Dell is getting into the water-cooled server business for hyperscalers with an offering called “Triton” that it developed for eBay.
Dell says it's keen on water cooling because it's cheap: data centres nearly always have a cooling tower that lower the temperature of water so it is sensible to put that cool water to good use. But most water-cooled rigs have secondary pumps and/or distribution units that further cool the water before sending it to a rack. Those pumps consume electricity and make heat, two things you want to do less of in a data centre
Plumbing the depths of the R&D capacity in its Extreme Scale Infrastructure department, Dell therefore figured out how to use cool water without the intermediary box.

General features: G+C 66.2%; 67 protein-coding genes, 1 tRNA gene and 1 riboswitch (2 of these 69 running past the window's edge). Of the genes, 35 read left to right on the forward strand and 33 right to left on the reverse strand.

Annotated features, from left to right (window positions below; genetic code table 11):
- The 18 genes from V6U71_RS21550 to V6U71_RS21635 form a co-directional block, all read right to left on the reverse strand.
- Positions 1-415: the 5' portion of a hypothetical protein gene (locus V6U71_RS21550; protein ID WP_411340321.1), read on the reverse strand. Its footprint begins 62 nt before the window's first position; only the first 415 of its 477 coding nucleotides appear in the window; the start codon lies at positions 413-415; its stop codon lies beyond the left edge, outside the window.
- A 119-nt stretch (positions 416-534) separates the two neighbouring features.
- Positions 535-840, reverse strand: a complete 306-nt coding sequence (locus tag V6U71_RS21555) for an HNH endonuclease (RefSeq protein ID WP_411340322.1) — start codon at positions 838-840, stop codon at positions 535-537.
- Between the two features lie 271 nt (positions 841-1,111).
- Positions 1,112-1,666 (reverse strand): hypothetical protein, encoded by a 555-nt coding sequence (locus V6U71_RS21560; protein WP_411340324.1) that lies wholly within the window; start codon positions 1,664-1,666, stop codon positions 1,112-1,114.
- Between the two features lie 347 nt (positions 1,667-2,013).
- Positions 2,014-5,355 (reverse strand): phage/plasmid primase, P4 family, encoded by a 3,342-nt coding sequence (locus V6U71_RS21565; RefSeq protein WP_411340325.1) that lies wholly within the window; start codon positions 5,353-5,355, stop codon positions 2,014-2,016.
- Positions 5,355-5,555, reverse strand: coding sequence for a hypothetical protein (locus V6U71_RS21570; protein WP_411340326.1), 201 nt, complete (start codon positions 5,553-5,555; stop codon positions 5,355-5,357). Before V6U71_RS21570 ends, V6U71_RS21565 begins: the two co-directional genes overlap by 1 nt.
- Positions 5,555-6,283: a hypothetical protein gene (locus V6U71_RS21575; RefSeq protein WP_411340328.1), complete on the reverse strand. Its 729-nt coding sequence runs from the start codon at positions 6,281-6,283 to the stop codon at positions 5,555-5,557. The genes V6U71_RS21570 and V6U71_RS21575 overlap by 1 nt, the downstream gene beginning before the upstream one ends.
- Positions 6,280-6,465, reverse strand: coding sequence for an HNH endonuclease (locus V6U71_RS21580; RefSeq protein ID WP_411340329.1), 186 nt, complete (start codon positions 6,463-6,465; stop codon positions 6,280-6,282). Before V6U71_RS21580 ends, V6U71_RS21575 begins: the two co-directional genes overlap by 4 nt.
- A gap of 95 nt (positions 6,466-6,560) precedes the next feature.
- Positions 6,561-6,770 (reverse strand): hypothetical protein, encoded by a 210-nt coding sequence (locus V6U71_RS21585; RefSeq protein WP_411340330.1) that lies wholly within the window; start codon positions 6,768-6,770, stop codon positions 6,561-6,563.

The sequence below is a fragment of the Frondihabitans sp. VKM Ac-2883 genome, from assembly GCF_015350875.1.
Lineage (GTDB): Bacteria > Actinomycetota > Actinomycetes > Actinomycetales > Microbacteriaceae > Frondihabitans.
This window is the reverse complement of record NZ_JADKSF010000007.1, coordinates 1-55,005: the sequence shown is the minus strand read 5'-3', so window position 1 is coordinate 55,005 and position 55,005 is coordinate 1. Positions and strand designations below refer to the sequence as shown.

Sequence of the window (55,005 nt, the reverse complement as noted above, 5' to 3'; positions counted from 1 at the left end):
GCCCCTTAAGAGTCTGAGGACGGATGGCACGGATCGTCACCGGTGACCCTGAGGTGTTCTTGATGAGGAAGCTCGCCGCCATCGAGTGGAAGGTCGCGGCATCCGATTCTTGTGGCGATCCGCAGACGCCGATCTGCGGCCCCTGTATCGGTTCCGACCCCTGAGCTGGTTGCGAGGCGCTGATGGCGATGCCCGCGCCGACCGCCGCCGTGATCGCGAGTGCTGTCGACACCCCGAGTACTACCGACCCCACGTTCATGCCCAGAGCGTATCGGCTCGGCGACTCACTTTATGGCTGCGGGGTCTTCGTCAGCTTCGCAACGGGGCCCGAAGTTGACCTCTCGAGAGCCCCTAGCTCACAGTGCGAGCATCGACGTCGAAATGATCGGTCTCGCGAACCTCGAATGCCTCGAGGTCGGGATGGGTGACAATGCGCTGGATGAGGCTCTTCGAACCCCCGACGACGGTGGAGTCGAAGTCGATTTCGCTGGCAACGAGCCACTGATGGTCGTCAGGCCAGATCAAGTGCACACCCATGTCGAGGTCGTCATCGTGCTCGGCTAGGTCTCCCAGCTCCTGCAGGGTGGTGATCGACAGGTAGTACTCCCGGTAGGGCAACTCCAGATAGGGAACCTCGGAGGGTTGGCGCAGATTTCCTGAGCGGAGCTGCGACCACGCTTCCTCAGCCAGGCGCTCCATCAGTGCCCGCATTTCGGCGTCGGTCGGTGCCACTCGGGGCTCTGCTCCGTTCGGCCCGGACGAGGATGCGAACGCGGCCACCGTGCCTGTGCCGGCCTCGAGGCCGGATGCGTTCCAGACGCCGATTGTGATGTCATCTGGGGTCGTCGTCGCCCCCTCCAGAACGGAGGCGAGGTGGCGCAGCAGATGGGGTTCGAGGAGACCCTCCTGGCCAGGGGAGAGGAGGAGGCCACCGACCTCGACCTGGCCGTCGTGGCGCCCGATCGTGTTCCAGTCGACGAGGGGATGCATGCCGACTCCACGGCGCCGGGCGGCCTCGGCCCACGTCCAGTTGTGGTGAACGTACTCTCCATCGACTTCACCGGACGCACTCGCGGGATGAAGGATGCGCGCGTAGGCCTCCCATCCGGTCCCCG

The result is a rig that sees water flow straight from the cooling tower to a wall outlet, then through copper pipes that sit right on top of the CPU. Dell says its preferred pipes are pushed to 350PSI, several times their likely working load, and that there are moisture and drip detectors all over the servers and the military-grade piping used to bring chilled H2O to racks and CPUs.
eBay's apparently recorded a 70 per cent increase in queries per second with a Triton rig and the custom Xeon E5-2679 v4 cooked up to handle a cold copper pipe on its back. Dell reckons that's good news for others who like their CPUs fast and their data centres cool.